Monday, February 1, 2010

Style Talk: Elaine Griffin

elaine griffin

Name: Elaine Griffin
Place: New York, NY
Design Firm: Elaine Griffin Interior Design

I am so excited to bring you the first Style Talk Interview of 2010! I had the pleasure of connecting with New York interior designer Elaine Griffin. Last year I gave away a copy of Elaine’s new book, Design Rules: The Professional’s Guide To Do-It-Yourself Home Style. And today, Elaine has been kind enough to share with us her journey to interior design and some of her best kept secrets for creating the perfect space.

A southern gal with chic style and sensibility that has been translated to her New York firm, Elaine creates warm, inviting and elegant interiors filled with personal touches that reflect the individual who lives in them. And with southern charm and whit, Elaine is an open book on the thing she is most passionate about, designing beautiful spaces.

Tell us about your design philosophy.
My design philosophy: houses should look like the people who live in them. Rooms – whether modern or traditional – should be warm and inviting. Style matters and you should never live without lots of it in every nook and cranny of your home.

elaine griffin interior design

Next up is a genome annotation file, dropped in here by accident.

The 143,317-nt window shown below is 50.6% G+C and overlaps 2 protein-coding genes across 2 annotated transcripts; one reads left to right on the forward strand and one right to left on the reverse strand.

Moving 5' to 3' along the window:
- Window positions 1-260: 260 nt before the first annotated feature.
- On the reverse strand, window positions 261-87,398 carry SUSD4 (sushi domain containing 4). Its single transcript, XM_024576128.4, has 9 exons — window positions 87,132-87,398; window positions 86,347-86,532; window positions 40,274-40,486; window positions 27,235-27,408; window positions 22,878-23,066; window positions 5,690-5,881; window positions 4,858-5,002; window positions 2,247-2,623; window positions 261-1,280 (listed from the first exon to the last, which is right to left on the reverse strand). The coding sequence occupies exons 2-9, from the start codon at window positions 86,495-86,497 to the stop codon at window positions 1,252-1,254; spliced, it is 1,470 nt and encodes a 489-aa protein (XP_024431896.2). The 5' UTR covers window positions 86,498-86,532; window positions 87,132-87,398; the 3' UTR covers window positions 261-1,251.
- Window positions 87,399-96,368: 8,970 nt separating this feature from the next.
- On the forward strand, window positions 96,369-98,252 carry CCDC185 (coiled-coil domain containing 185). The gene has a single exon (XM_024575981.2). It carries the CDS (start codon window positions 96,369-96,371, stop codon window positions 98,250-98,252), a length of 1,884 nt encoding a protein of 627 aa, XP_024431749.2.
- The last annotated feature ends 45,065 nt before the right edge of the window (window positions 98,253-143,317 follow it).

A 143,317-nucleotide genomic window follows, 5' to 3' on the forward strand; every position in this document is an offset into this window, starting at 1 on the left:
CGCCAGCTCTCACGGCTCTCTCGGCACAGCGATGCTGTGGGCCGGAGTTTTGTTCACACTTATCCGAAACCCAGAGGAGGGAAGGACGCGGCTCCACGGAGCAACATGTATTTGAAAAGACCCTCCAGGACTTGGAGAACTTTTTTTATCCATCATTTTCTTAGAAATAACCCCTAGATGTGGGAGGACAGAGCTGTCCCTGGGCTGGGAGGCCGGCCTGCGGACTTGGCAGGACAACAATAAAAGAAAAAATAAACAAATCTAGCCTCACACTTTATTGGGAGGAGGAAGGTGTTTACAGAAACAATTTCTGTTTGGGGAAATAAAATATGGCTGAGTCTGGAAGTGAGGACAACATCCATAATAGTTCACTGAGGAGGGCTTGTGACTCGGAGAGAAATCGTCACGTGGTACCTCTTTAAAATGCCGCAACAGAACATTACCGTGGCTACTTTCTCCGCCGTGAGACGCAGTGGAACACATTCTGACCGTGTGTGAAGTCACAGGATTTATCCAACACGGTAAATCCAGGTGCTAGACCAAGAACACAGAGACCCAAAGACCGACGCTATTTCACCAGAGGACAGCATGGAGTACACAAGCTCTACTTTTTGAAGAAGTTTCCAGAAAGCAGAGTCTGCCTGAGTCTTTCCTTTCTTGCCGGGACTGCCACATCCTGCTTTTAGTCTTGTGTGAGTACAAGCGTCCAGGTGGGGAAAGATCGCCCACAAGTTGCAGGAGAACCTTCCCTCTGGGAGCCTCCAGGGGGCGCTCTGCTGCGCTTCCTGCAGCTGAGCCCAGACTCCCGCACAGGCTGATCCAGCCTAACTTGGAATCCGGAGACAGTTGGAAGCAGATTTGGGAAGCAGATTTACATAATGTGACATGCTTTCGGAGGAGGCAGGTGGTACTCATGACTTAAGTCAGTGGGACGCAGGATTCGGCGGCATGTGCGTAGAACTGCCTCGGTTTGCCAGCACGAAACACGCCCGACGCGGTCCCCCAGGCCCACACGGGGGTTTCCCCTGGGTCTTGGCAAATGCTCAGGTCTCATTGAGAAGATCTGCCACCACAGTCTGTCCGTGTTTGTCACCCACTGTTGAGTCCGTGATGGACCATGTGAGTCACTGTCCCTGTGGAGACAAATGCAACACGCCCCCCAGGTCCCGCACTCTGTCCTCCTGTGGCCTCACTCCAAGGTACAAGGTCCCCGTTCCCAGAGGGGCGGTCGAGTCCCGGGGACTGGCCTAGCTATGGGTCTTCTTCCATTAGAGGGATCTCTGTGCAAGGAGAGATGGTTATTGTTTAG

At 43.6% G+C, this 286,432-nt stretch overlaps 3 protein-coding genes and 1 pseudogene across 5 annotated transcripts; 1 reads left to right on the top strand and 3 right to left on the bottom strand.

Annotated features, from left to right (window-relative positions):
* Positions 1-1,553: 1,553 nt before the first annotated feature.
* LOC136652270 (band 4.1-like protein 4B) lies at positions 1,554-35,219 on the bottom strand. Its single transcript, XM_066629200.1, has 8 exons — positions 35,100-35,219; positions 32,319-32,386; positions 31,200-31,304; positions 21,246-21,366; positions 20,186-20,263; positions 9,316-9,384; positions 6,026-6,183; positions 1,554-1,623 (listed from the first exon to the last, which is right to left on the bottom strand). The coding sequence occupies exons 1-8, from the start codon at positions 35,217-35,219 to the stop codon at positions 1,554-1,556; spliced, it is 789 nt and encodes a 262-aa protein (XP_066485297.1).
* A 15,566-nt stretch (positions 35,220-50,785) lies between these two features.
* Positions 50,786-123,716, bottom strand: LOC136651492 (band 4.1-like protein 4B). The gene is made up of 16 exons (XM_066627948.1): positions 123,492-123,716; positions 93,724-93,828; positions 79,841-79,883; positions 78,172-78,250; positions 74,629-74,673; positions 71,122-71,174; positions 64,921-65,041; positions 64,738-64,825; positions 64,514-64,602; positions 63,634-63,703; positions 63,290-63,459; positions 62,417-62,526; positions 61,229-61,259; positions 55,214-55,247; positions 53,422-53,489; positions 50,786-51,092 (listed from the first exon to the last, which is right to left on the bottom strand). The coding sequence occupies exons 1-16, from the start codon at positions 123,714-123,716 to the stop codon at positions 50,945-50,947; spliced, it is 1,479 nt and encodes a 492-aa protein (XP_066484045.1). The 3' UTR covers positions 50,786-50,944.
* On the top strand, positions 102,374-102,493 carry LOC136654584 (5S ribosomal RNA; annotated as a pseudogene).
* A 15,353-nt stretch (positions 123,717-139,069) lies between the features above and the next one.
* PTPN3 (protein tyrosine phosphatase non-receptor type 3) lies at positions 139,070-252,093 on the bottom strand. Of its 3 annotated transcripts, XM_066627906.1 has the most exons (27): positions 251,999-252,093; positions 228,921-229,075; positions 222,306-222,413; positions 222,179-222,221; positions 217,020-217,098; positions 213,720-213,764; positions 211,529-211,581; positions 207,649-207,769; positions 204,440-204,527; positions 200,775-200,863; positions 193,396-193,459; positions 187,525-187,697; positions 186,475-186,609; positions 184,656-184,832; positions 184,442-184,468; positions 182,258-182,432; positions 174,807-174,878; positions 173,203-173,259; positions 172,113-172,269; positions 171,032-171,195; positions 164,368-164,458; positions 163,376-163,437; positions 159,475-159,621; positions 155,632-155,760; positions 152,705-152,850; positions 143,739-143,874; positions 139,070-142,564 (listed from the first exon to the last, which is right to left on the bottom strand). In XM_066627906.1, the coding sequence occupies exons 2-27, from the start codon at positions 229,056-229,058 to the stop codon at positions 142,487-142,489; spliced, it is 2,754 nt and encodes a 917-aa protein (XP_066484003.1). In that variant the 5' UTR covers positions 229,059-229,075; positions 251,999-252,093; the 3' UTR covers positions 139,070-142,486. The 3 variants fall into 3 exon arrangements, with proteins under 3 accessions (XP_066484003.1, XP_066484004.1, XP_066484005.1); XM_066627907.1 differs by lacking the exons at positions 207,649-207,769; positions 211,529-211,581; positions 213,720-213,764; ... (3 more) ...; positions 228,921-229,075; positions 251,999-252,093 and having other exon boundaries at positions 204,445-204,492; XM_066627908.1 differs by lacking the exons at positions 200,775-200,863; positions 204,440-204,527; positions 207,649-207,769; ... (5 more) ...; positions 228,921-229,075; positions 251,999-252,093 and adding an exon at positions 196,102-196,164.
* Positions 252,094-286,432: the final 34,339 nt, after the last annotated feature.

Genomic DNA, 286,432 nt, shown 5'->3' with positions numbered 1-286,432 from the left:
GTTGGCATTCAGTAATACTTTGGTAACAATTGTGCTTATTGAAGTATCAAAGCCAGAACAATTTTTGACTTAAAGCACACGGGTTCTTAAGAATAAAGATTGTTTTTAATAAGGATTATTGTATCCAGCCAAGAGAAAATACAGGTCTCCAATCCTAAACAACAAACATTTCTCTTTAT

What first inspired you to become an interior designer?
I was a fashion publicist after graduating from Yale. I got into a huge fight with my Vogue editor (very Devil Wears Prada, dahling), and was whining to my mother, who said, “You know, you should take a hobby and make it the job you love.” Design and lifestyle had always been my biggest hobbies, and I was already the go-to girlfriend for pals who had Wall Street jobs but no time to style-up the groovy pads they could afford to live in. So at age 28, off I went to the New York School of Interior Design, and then miraculously landed a job with Peter Marino. But know that I went from having two assistants to being one, and making less than I had my first year out of college. And I wouldn’t change a thing about that today.

You are originally from Georgia, but now live in New York. Does your style blend the cultures of each region?
Absolutely! The biggest influences in how we choose to live in our adult homes are the houses we grew up in and where we’ve lived and visited after that. It’s unequivocally either love or hate: either you have such fond memories of your childhood home that you want to recreate it, or it was a stylistic and/or emotional nightmare, and you want to go 180° in the opposite direction.

Being Southern is a lifestyle, and no matter how many years you live north of the Mason-Dixon line (and technically, I’ve spent more time Up North now than I have Down South), you never become a Yankee (although you do move a lot faster than we do in that heat). So you’ll see the Southern hospitality thing the minute you hit my front door. There’s also the same emphasis on warmth and comfort that we have down in Dixie too.

For my clients, I bring a little of that Southern hospitality to them as well. They will unequivocally have living rooms perfect for entertaining, and oodles of options to pull up a chair and sit a spell, like we do down home.